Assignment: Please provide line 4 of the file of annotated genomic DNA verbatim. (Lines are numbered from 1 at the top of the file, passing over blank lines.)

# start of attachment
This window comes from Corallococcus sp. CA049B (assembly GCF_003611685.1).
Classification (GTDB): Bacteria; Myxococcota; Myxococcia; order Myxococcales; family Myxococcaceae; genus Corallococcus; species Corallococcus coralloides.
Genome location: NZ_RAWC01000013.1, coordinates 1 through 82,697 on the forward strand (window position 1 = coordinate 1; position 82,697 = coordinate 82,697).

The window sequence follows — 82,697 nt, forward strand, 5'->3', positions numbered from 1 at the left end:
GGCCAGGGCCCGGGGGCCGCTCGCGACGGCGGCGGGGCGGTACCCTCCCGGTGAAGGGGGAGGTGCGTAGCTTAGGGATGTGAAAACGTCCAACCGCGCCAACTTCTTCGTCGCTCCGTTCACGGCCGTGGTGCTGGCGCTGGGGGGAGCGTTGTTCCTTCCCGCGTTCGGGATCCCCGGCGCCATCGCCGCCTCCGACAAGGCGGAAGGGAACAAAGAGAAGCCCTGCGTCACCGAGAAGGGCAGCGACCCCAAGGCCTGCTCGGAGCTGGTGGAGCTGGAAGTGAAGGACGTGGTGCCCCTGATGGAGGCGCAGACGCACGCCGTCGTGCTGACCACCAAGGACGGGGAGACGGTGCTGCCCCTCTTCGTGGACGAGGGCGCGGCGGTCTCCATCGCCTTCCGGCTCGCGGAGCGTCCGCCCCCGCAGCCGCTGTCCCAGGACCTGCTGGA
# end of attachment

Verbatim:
The window sequence follows — 82,697 nt, forward strand, 5'->3', positions numbered from 1 at the left end: